In order to further evaluate whether the association of plasma 25(OH)D in different trimesters and Hb concentrations became stronger or not as the gestational age increased, we assessed the association between plasma 25(OH)D in different trimesters and Hb in different gestational ages, respectively. When only adjusted for gestational age at Hb measurement in model 1, the effects of VD per ng/mL in T1 on Hb of gestational age from 14th to 42nd week ranged from 0.02 to 0.17 g/L. After adjustment for corresponding confounders, the relationship that increased with gestational age became less obvious. However, in model 4, when we adjusted for the variables in model 3 but Hb in T1 was instead of baseline Hb, a similar trend to model 1 was observed (Table 6). Consistent with the results of GEE models, we failed to find the changing trend of the association between plasma 25(OH)D in T2 and Hb from 28th to 42nd gestational age or plasma 25(OH)D in T3 and Hb (Supplementary Table S1). When stratified by iron supplementation during pregnancy, the positive associations between plasma 25(OH)D in different trimesters and Hb concentrations in different gestational ages were only observed among those who received iron supplements during pregnancy (Supplementary Table S2).

3.4. Association between Plasma 25(OH)D Change and Hemoglobin Change between Different Trimesters

In addition, we also analyzed the association of the plasma 25(OH)D change with hemoglobin change between different trimesters to further confirm the association between plasma 25(OH)D and Hb. The results are shown in Table 7. The change of 25(OH)D from T1 to T2 had no association with the change of Hb from T1 to T2 (β = −0.00, p = 0.9225). However, the change of plasma 25(OH)D from T1 to T3 was positively associated with the change of Hb from T1 to T3 (β = 0.15, p = 0.0027), and the change of plasma 25(OH)D from T2 to T3 was positively associated with the change of Hb from T2 to T3 (β = 0.13, p = 0.0312).

4. Discussion

In the present study, the levels of plasma 25(OH)D in T1, T2, and T3 were positively associated with Hb concentrations after the 25(OH)D measurement and the association of plasma 25(OH)D in T1 and Hb concentration became stronger as the gestational age increased. Meanwhile, pregnant women with VD deficiency in T1 or T2 had an increased risk of anemia, respectively, compared with those without VD deficiency. However, the significant relationship between VD and Hb was only observed among those with iron supplementation during pregnancy.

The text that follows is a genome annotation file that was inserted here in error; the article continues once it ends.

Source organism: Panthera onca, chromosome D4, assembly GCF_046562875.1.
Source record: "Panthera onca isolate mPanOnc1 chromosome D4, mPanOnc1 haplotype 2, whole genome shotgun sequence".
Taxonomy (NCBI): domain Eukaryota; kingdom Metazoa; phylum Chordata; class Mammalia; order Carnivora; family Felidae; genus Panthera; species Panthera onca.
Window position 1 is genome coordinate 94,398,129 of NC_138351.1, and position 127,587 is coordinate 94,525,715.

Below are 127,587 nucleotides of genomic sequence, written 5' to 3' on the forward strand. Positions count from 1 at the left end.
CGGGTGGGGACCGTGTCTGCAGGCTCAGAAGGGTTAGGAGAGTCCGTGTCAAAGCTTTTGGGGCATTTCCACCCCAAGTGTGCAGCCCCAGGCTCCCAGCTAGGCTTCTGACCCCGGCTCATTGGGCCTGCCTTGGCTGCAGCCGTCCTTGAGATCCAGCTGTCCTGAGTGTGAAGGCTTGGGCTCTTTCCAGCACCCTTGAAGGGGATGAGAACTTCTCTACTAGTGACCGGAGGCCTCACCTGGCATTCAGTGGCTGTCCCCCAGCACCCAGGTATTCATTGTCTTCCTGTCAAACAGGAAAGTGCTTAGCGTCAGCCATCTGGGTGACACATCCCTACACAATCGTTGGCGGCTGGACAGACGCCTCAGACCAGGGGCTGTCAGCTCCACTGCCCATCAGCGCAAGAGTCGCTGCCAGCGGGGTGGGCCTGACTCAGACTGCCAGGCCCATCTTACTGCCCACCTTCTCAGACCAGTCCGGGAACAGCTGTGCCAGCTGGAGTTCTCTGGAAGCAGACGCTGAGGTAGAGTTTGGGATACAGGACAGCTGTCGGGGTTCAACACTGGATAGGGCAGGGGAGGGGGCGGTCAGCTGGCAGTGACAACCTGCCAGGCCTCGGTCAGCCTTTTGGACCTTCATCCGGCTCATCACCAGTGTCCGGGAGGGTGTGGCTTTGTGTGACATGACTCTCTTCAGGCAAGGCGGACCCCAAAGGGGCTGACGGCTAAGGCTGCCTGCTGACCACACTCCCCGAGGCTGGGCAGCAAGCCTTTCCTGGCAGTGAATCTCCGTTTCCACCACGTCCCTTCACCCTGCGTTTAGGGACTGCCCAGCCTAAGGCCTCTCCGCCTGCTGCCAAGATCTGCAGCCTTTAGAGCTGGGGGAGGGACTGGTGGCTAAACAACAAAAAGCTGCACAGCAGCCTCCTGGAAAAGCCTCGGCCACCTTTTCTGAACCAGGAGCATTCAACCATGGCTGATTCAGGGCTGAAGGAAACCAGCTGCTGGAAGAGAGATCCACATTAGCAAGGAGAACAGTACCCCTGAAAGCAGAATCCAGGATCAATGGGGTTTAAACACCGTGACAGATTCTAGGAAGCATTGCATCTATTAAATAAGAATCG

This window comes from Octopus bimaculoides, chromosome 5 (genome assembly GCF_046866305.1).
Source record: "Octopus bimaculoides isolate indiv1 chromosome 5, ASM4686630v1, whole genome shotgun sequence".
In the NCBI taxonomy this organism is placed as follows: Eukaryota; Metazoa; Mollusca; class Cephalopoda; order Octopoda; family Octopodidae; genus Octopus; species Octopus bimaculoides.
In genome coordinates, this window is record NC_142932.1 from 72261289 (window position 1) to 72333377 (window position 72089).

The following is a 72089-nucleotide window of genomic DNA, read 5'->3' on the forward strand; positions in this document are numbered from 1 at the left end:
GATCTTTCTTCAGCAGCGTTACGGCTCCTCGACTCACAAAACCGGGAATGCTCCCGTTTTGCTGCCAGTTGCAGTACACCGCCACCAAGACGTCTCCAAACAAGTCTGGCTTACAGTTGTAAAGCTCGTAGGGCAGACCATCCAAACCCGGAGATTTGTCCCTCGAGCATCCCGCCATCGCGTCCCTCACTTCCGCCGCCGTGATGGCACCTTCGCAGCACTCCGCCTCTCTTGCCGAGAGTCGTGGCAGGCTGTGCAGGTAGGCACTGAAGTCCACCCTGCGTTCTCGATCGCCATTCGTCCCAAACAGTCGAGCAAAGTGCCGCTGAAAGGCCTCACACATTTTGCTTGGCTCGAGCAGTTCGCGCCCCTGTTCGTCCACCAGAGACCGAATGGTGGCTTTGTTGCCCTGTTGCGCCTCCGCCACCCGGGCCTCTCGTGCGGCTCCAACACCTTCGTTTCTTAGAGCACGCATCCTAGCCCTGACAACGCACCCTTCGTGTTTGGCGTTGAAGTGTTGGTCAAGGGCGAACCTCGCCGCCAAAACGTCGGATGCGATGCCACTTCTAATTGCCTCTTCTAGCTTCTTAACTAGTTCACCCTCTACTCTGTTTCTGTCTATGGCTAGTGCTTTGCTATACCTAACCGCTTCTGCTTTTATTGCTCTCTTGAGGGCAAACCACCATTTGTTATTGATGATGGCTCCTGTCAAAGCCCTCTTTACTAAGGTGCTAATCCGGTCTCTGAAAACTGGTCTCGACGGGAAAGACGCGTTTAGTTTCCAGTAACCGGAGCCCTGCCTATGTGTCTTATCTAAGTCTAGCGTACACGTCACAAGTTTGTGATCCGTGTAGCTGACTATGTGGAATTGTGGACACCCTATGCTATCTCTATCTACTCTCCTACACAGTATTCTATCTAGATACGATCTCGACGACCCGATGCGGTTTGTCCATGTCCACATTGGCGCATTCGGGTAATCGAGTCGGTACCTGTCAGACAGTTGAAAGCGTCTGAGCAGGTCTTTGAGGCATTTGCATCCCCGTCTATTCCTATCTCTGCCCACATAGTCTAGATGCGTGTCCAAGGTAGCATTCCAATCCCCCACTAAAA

Some previous studies have reported that pregnant women with VD deficiency had a significantly higher risk of anemia, but in their studies, only one or two measurements of 25(OH)D were conducted [22,23,24,25,26]. However, in our study, we measured 25(OH)D at three trimesters, respectively; meanwhile, we also found that 25(OH)D in T1, T2, and T3 were positively correlated with Hb, respectively. VD deficiency in T1 or T2 was associated with an increased risk of anemia. The finding, that the change of plasma 25(OH)D from T1 to T3 was positively associated with the change of Hb from T1 to T3, further increased the evidence of the relationship between VD and Hb. Thomas et al. [25] found that it could be partly explained by the mediation of erythropoietin, which was recognized in hemodialysis patients clinically [16]. Moreover, VD deficiency might also stimulate immune cells in the bone marrow microenvironment to produce cytokines, resulting in impaired red blood cell production [15]. In addition, hepcidin was also recognized as a key role in the association between VD and Hb. Increased hepcidin could inhibit enterocytes to absorb iron and lead to anemia, but VD could suppress the expression of hepcidin mRNA and enhance iron absorption by regulating the iron-hepcidin-ferroportin axis in monocytes [14,17]. However, one RCT from England reported that VD supplementation (1000 IU/day) from the first trimester had no effect on hepcidin in the third trimester [27]. There were also some studies that found no association between VD deficiency and anemia. One cross-sectional study in Sudan that enrolled 180 pregnant women found no correlation between serum 25(OH)D and Hb level (r = 0.001, p = 0.999) [28]. Another two cross-sectional studies in Bangladesh and Brazil used VD deficiency as an outcome and also found no association between them [10,29]. We summarized and speculated the reasons for the inconsistent results in the following aspects. First, these three studies were all cross-sectional studies with small sample sizes. Second, the relationship between VD deficiency and anemia was not the main objective of these studies and two of them took VD deficiency as the outcome in statistical models, with the latter results in the low statistical power. Third, the association between VD and anemia could be different in different trimesters. Fourth, they did not consider iron supplementation during pregnancy. In our study, it also could not be ignored that we failed to reveal the statistically significant association between VD deficiency in T3 and anemia after the VD measurement. Perhaps because of the short time interval, the effect of VD on Hb had not been fully shown. As we discovered, the association of plasma 25(OH)D in T1 and Hb became stronger as the gestational age increased. When we adjusted for potential confounders and Hb in T1, a similar trend was observed. To our knowledge, no previous study reported similar results. However, one study found a 6.97-fold increased risk of anemia at delivery in women with vitamin D deficiency [25], which was far stronger than the association between VD deficiency and anemia during pregnancy in previous studies [22,23,26] and the present study. A previous study showed that 25(OH)D3 reached a plateau in the third month in the vitamin D3 supplement group, which indicates that VD supplementation takes more than three months to have the maximal effect [30]. We also found that after adjustment for Hb in T1 (<14 gestational weeks), 25(OH)D in T1 was significantly and positively associated with Hb after 32 gestational weeks rather than that within 32 gestational weeks; furthermore, the dose-response effect of 25(OH)D in T1 and Hb measured in various gestational weeks was observed (Table 6). The time intervals between the VD measurements in T2 or T3 and Hb measurement after corresponding VD measurements were shorter than 3 months. The dose-response effect of 25(OH)D and Hb was not observed. Furthermore, for further demonstrating the dose-response effect between 25(OH)D and Hb, we evaluated the associations between 25(OH)D change and hemoglobin change between different trimesters (Table 7). We also found that the changes in VD level from T1 to T2 had a significant association with the change of Hb from T2 to T3 rather than from T1 to T2. More studies should be conducted to confirm these findings. When we further considered the influence of iron supplementation, we only found a significant correlation between VD and Hb or VD deficiency and anemia in women with iron supplementation during pregnancy. The possible reason partly resulted from the fact that VD might increase Hb by decreasing hepcidin and increasing iron absorption. When iron supplementation was present, it might provide a source for VD to promote iron absorption.